Ed Kane, Vice President of Harvard Pilgrim Health Care: “Kane said the biggest threat to the stability of Maine’s ACA market in 2019 actually pertains to small group health plans. He has repeatedly expressed concerns about the introduction of ‘self-insured’ plans that he says are structured to skirt ACA requirements and undercut the market. ‘One development which threatens the stability of the small group market that the ACA is intended to protect and enhance is the advent of so-called self-insured products in the small group market, the success of which is ultimately at the expense of ACA participants,’ Kane said.” [Portland Press Herald, 5/28/18]

Regence Blue Cross Blue Shield: “These rate changes are necessary due to the increasing cost of medical care, the continued lack of funding for cost sharing reduction plans, and the expected reduction in the size of the Individual ACA market, which are partially offset by the moratorium on insurer fees. This filing reflects projected claims expenses increasing by approximately 8% annually.” [Rate filing, 6/7/18]

Mary Danielson, BlueCross Spokesperson: “BlueCross spokeswoman Mary Danielson says the rate reduction would have been larger if the federal government hadn't suspended certain Obamacare payments.” [AP via US News & World Report, 7/12/18]

Hometown Health Providers insurance Company: “Three separate morbidity adjustments were applied to the experience period claims to reflect the population anticipated to be insured in Hometown’s individual PPO product in 2019. These adjustments [include]: Elimination of the individual mandate penalty, Expansion of association health plans.” [Rate Filing, accessed 7/19/18]

CHRISTUS Health Plan: “Due to the uncertainty about the market environment that will exist at the time the proposed rates take effect, the rates include a 6% additional adjustment from 2018, for less tangible items, including non-enforcement of the individual mandate and reduced advertising and outreach.” [Rate Filing, 6/5/18]

Office of the Pennsylvania Insurance Commissioner: “The individual and small group insurance markets have been subject to intense and deliberate sabotage by the federal government in the past year, including: the elimination of cost-sharing reductions, shortening of the open enrollment period, slashed federal funding for outreach to consumers, the elimination of the individual mandate, and the continual threat of the repeal of the ACA, which has created instability and uncertainty for insurers and consumers.” [Press Release, 6/5/18]

Mike Kreidler, Washington Insurance Commissioner: ““There’s still a great deal of uncertainty in individual markets across the country, fueled by the Trump administration’s efforts to undermine the Affordable Care Act. Instead of getting behind solutions that shore up these markets, the administration seems solely focused on undermining our health insurance system and the individuals and families who need to buy their coverage in the individual market. If the administration was serious about providing relief to consumers, it would abandon its proposals to segment the market with association health plans and short-term, limited-duration medical plans and work with Congress to pass market stabilization legislation and find solutions to the rising costs of health care and prescription drugs.”” [Press Release, 6/4/18]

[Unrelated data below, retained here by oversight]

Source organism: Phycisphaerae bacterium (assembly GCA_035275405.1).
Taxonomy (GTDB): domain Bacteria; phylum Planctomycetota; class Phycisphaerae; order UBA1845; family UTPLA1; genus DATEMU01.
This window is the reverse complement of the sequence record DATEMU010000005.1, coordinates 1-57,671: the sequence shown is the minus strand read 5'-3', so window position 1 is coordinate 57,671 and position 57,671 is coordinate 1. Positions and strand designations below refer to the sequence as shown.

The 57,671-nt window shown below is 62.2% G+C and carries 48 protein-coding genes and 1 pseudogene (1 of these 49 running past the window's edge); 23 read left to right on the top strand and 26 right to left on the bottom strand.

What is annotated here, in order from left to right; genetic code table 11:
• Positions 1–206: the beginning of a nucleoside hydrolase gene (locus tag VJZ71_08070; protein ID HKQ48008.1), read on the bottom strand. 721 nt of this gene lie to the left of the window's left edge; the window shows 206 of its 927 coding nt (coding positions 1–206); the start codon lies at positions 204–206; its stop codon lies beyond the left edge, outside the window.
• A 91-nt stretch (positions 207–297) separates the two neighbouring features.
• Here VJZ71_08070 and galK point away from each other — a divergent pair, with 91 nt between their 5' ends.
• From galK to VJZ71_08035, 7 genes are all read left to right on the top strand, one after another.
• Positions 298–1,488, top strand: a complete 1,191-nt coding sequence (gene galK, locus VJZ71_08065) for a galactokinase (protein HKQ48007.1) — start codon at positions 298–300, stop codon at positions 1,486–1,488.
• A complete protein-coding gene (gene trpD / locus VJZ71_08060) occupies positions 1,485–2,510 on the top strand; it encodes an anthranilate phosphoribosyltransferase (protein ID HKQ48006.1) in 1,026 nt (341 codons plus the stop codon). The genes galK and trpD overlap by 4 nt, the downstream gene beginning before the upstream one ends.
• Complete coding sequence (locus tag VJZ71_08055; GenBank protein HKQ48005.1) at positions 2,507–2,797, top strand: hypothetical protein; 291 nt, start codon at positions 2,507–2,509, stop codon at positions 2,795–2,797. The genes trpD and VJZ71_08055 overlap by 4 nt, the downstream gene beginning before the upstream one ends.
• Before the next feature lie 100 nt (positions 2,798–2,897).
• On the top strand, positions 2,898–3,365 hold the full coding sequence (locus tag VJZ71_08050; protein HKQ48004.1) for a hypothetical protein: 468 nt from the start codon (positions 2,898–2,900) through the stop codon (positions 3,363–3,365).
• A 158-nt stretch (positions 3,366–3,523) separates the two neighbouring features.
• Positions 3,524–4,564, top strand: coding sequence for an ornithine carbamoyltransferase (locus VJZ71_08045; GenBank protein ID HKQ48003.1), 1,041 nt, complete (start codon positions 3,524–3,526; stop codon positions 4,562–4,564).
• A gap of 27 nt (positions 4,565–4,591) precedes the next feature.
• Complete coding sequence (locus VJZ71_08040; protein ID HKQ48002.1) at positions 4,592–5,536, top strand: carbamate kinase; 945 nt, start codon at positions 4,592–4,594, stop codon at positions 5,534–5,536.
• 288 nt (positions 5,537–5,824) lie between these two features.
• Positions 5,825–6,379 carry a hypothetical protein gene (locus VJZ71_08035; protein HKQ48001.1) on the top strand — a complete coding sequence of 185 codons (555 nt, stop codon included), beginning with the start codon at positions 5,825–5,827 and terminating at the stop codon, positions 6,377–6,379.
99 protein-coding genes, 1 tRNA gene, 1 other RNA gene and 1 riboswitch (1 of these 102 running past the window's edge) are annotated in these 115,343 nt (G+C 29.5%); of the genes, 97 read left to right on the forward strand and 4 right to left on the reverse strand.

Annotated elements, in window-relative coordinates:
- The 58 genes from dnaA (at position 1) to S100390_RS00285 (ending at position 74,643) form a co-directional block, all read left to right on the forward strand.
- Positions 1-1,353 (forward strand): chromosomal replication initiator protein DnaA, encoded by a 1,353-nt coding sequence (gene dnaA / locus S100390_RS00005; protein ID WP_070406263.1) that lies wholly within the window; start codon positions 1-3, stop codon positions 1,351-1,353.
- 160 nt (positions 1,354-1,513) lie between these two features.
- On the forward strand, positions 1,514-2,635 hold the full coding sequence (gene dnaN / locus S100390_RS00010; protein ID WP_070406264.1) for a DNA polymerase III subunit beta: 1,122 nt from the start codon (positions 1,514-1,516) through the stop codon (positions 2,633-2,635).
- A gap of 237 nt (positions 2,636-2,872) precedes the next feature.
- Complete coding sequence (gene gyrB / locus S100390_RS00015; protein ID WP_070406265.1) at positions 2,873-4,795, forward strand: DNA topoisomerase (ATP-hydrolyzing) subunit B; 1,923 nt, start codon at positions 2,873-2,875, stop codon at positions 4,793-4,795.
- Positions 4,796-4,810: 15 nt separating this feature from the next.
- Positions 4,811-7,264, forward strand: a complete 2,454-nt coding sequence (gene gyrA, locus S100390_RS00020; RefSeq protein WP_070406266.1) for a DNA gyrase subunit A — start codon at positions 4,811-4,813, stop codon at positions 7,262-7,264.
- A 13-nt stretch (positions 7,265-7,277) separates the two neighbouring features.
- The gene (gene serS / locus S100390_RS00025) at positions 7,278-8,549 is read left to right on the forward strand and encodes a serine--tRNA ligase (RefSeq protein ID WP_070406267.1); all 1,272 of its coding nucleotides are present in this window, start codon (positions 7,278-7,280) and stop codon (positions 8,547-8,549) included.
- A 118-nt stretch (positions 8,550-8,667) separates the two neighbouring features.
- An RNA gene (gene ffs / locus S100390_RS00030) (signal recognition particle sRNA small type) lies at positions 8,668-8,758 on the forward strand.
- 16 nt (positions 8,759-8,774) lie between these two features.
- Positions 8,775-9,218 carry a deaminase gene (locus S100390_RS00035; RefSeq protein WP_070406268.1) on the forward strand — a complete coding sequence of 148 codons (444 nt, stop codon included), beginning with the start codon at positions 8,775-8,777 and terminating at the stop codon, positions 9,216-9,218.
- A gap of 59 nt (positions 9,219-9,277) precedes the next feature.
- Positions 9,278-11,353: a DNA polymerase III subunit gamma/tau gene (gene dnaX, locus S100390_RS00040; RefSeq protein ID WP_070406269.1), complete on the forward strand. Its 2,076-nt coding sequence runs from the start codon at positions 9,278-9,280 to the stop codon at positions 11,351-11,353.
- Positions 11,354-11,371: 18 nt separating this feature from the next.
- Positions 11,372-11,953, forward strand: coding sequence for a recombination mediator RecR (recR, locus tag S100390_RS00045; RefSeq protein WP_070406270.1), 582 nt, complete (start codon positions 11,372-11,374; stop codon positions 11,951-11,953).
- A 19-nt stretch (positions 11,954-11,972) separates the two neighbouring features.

General Instability

Steve Smitherman, President of Indiana Market for CareSource: “[Smitherman] said repeated attempts by the Trump administration to repeal the ACA have created an unstable environment that makes it difficult for insurers to commit to staying in the market. ‘Efforts to undermine the ACA have directly driven annual premium increases that have priced the desired healthcare coverage out of reach for many consumers,’ Smitherman wrote.” [Indianapolis Star, 6/22/18]

Kaiser Health News: “The impact of changes to the law made by Republicans over the past year — modifications short of the ‘repeal and replace’ they promised — is becoming clear. Initial announcements show health insurers in several states are seeking big increases in premiums for next year for people who buy their own insurance.” [Kaiser Health News, 5/11/18]

Ray Farmer, South Carolina Department of Insurance Director: “Department of Insurance Director Ray Farmer said all the uncertainty swirling around the ‘repeal and replace’ debate in Congress makes it difficult for insurance companies to price these policies. ‘We had a significant increase last year,’ he said.“ [Post and Courier, 5/19/18]

Chet Burrell, Chief Executive of CareFirst: “Continuing actions on the part of the administration to systematically undermine the market and make it almost impossible to carry out the mission,” Burrell said. “If continued efforts at the federal level undermine the marketplaces, I would think the board would have to examine what they would want — that’s very much on their mind.” [Washington Post, 5/1/18]

Chet Burrell, Chief Executive of CareFirst: “‘There’s been a series of actions taken by the current administration that have undermined enrollment,’ said Chet Burrell, president and CEO of CareFirst.” [The Hill, 5/7/18]

Doug Gray, Executive Director of Virginia Association of Health Plans: “There are a variety of factors feeding the rising costs, said Doug Gray, the executive director of the Virginia Association of Health Plans. The most immediate is that the administration under President Donald Trump cut cost-sharing reduction payments after Congress failed to repeal the Affordable Care Act, often called Obamacare. Insurers are required to offer cost reductions to low-income members by law, and raised their rates once the federal government stopped paying them.” [Richmond Times-Dispatch, 5/10/18]

Ken Janda, CEO of Community Health Choice, Inc: “Ken Janda, CEO of the insurance company, said the requests for 2018 are probably even more subject to change. The ongoing turmoil in Washington, he said, has made it extraordinarily difficult for companies like his to calculate risk and set rates because insurers do not how many will sign up for coverage or more importantly, how sick they will be.” [Houston Chronicle, 6/1/18]

Katharine Wade, Connecticut Insurance Commissioner: “‘Of concern, however, is the ongoing uncertainty in Washington that threatens to destabilize the health insurance markets, particularly for individuals,’ Wade said. ‘The department is pressing for clarity and guidance from the federal government so that we can finalize the rates for 2019.’” [Healthcare Finance News, 7/23/18]